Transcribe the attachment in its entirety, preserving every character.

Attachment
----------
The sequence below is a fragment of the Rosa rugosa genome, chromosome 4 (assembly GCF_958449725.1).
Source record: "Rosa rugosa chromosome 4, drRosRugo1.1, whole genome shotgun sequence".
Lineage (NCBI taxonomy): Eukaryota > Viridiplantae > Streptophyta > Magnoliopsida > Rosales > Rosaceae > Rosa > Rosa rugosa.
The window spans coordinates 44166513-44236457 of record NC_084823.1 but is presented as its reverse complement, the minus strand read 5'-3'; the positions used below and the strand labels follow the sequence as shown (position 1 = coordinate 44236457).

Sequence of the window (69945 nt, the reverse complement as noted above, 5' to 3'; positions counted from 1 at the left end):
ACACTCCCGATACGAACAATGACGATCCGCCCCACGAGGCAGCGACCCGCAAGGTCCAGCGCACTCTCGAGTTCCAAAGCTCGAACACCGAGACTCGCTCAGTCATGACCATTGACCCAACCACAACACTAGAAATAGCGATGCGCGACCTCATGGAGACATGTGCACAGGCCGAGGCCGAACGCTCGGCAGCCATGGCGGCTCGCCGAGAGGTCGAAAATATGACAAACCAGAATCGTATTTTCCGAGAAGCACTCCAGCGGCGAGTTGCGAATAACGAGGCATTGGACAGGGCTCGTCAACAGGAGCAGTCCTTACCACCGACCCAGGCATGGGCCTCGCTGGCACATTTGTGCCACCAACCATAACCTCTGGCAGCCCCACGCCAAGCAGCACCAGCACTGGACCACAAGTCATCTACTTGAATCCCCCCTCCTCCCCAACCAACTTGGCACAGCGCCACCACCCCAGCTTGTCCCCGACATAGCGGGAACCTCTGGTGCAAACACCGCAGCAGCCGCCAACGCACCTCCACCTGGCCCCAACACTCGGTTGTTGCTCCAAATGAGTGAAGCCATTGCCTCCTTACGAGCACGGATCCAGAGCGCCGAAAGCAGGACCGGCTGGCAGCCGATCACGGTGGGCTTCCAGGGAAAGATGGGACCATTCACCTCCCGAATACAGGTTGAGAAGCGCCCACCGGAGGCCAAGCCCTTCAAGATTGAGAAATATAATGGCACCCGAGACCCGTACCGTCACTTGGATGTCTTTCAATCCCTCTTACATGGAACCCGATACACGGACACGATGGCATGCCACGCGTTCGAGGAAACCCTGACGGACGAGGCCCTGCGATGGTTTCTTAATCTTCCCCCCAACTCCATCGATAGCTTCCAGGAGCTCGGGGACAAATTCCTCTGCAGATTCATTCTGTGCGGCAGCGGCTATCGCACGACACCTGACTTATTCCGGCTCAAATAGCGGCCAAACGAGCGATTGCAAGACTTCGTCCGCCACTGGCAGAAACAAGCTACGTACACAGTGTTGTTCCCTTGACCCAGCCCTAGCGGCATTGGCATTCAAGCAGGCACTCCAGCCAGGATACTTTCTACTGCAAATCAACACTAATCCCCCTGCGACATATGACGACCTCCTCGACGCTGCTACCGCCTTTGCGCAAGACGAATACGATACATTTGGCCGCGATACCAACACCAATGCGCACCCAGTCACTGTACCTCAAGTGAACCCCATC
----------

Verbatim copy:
The sequence below is a fragment of the Rosa rugosa genome, chromosome 4 (assembly GCF_958449725.1).
Source record: "Rosa rugosa chromosome 4, drRosRugo1.1, whole genome shotgun sequence".
Lineage (NCBI taxonomy): Eukaryota > Viridiplantae > Streptophyta > Magnoliopsida > Rosales > Rosaceae > Rosa > Rosa rugosa.
The window spans coordinates 44166513-44236457 of record NC_084823.1 but is presented as its reverse complement, the minus strand read 5'-3'; the positions used below and the strand labels follow the sequence as shown (position 1 = coordinate 44236457).

Sequence of the window (69945 nt, the reverse complement as noted above, 5' to 3'; positions counted from 1 at the left end):
ACACTCCCGATACGAACAATGACGATCCGCCCCACGAGGCAGCGACCCGCAAGGTCCAGCGCACTCTCGAGTTCCAAAGCTCGAACACCGAGACTCGCTCAGTCATGACCATTGACCCAACCACAACACTAGAAATAGCGATGCGCGACCTCATGGAGACATGTGCACAGGCCGAGGCCGAACGCTCGGCAGCCATGGCGGCTCGCCGAGAGGTCGAAAATATGACAAACCAGAATCGTATTTTCCGAGAAGCACTCCAGCGGCGAGTTGCGAATAACGAGGCATTGGACAGGGCTCGTCAACAGGAGCAGTCCTTACCACCGACCCAGGCATGGGCCTCGCTGGCACATTTGTGCCACCAACCATAACCTCTGGCAGCCCCACGCCAAGCAGCACCAGCACTGGACCACAAGTCATCTACTTGAATCCCCCCTCCTCCCCAACCAACTTGGCACAGCGCCACCACCCCAGCTTGTCCCCGACATAGCGGGAACCTCTGGTGCAAACACCGCAGCAGCCGCCAACGCACCTCCACCTGGCCCCAACACTCGGTTGTTGCTCCAAATGAGTGAAGCCATTGCCTCCTTACGAGCACGGATCCAGAGCGCCGAAAGCAGGACCGGCTGGCAGCCGATCACGGTGGGCTTCCAGGGAAAGATGGGACCATTCACCTCCCGAATACAGGTTGAGAAGCGCCCACCGGAGGCCAAGCCCTTCAAGATTGAGAAATATAATGGCACCCGAGACCCGTACCGTCACTTGGATGTCTTTCAATCCCTCTTACATGGAACCCGATACACGGACACGATGGCATGCCACGCGTTCGAGGAAACCCTGACGGACGAGGCCCTGCGATGGTTTCTTAATCTTCCCCCCAACTCCATCGATAGCTTCCAGGAGCTCGGGGACAAATTCCTCTGCAGATTCATTCTGTGCGGCAGCGGCTATCGCACGACACCTGACTTATTCCGGCTCAAATAGCGGCCAAACGAGCGATTGCAAGACTTCGTCCGCCACTGGCAGAAACAAGCTACGTACACAGTGTTGTTCCCTTGACCCAGCCCTAGCGGCATTGGCATTCAAGCAGGCACTCCAGCCAGGATACTTTCTACTGCAAATCAACACTAATCCCCCTGCGACATATGACGACCTCCTCGACGCTGCTACCGCCTTTGCGCAAGACGAATACGATACATTTGGCCGCGATACCAACACCAATGCGCACCCAGTCACTGTACCTCAAGTGAACCCCATC